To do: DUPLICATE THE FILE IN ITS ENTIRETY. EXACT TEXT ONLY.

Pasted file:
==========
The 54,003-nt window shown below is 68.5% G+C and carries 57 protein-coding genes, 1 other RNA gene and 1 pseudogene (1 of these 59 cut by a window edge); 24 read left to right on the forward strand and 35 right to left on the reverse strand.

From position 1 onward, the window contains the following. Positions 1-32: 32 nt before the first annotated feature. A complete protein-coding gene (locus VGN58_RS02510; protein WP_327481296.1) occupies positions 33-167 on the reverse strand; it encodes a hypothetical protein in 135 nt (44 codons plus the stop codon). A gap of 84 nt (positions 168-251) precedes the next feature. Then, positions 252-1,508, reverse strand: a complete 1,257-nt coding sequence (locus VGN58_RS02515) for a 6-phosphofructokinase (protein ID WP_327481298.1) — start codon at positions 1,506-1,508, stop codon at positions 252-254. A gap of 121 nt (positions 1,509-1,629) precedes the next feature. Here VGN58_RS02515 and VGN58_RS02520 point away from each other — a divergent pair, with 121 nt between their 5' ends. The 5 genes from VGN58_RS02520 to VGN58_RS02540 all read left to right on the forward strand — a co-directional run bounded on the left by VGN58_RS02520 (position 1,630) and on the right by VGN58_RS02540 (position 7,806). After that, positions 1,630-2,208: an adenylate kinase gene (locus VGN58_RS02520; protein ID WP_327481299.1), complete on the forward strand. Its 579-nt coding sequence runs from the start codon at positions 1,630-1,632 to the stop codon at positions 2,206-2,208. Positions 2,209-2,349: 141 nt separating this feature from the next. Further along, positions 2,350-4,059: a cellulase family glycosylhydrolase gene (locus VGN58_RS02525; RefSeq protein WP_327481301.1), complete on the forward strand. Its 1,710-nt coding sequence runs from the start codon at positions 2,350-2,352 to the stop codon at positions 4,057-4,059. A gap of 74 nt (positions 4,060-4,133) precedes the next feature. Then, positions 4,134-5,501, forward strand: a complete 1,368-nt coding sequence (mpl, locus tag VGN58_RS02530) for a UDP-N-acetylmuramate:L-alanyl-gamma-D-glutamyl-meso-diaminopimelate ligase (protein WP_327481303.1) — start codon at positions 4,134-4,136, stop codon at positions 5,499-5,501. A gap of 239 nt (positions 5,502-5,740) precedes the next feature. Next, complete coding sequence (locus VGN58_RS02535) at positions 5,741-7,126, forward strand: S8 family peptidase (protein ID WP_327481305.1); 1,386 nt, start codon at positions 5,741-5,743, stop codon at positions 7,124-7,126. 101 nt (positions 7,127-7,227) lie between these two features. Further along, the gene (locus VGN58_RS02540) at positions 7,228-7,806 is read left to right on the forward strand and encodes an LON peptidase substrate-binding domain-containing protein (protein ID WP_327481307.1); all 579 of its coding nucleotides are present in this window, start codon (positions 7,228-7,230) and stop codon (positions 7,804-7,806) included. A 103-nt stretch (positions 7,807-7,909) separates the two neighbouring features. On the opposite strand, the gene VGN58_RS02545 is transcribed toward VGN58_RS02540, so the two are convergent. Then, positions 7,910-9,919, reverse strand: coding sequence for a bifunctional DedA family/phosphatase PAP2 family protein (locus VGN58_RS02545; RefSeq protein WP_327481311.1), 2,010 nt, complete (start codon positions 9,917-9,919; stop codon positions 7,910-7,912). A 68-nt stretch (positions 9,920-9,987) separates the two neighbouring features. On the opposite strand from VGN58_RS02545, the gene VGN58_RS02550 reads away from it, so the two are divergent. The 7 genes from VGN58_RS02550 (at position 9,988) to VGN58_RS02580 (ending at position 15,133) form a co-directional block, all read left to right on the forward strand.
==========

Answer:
The 54,003-nt window shown below is 68.5% G+C and carries 57 protein-coding genes, 1 other RNA gene and 1 pseudogene (1 of these 59 cut by a window edge); 24 read left to right on the forward strand and 35 right to left on the reverse strand.

From position 1 onward, the window contains the following. Positions 1-32: 32 nt before the first annotated feature. A complete protein-coding gene (locus VGN58_RS02510; protein WP_327481296.1) occupies positions 33-167 on the reverse strand; it encodes a hypothetical protein in 135 nt (44 codons plus the stop codon). A gap of 84 nt (positions 168-251) precedes the next feature. Then, positions 252-1,508, reverse strand: a complete 1,257-nt coding sequence (locus VGN58_RS02515) for a 6-phosphofructokinase (protein ID WP_327481298.1) — start codon at positions 1,506-1,508, stop codon at positions 252-254. A gap of 121 nt (positions 1,509-1,629) precedes the next feature. Here VGN58_RS02515 and VGN58_RS02520 point away from each other — a divergent pair, with 121 nt between their 5' ends. The 5 genes from VGN58_RS02520 to VGN58_RS02540 all read left to right on the forward strand — a co-directional run bounded on the left by VGN58_RS02520 (position 1,630) and on the right by VGN58_RS02540 (position 7,806). After that, positions 1,630-2,208: an adenylate kinase gene (locus VGN58_RS02520; protein ID WP_327481299.1), complete on the forward strand. Its 579-nt coding sequence runs from the start codon at positions 1,630-1,632 to the stop codon at positions 2,206-2,208. Positions 2,209-2,349: 141 nt separating this feature from the next. Further along, positions 2,350-4,059: a cellulase family glycosylhydrolase gene (locus VGN58_RS02525; RefSeq protein WP_327481301.1), complete on the forward strand. Its 1,710-nt coding sequence runs from the start codon at positions 2,350-2,352 to the stop codon at positions 4,057-4,059. A gap of 74 nt (positions 4,060-4,133) precedes the next feature. Then, positions 4,134-5,501, forward strand: a complete 1,368-nt coding sequence (mpl, locus tag VGN58_RS02530) for a UDP-N-acetylmuramate:L-alanyl-gamma-D-glutamyl-meso-diaminopimelate ligase (protein WP_327481303.1) — start codon at positions 4,134-4,136, stop codon at positions 5,499-5,501. A gap of 239 nt (positions 5,502-5,740) precedes the next feature. Next, complete coding sequence (locus VGN58_RS02535) at positions 5,741-7,126, forward strand: S8 family peptidase (protein ID WP_327481305.1); 1,386 nt, start codon at positions 5,741-5,743, stop codon at positions 7,124-7,126. 101 nt (positions 7,127-7,227) lie between these two features. Further along, the gene (locus VGN58_RS02540) at positions 7,228-7,806 is read left to right on the forward strand and encodes an LON peptidase substrate-binding domain-containing protein (protein ID WP_327481307.1); all 579 of its coding nucleotides are present in this window, start codon (positions 7,228-7,230) and stop codon (positions 7,804-7,806) included. A 103-nt stretch (positions 7,807-7,909) separates the two neighbouring features. On the opposite strand, the gene VGN58_RS02545 is transcribed toward VGN58_RS02540, so the two are convergent. Then, positions 7,910-9,919, reverse strand: coding sequence for a bifunctional DedA family/phosphatase PAP2 family protein (locus VGN58_RS02545; RefSeq protein WP_327481311.1), 2,010 nt, complete (start codon positions 9,917-9,919; stop codon positions 7,910-7,912). A 68-nt stretch (positions 9,920-9,987) separates the two neighbouring features. On the opposite strand from VGN58_RS02545, the gene VGN58_RS02550 reads away from it, so the two are divergent. The 7 genes from VGN58_RS02550 (at position 9,988) to VGN58_RS02580 (ending at position 15,133) form a co-directional block, all read left to right on the forward strand.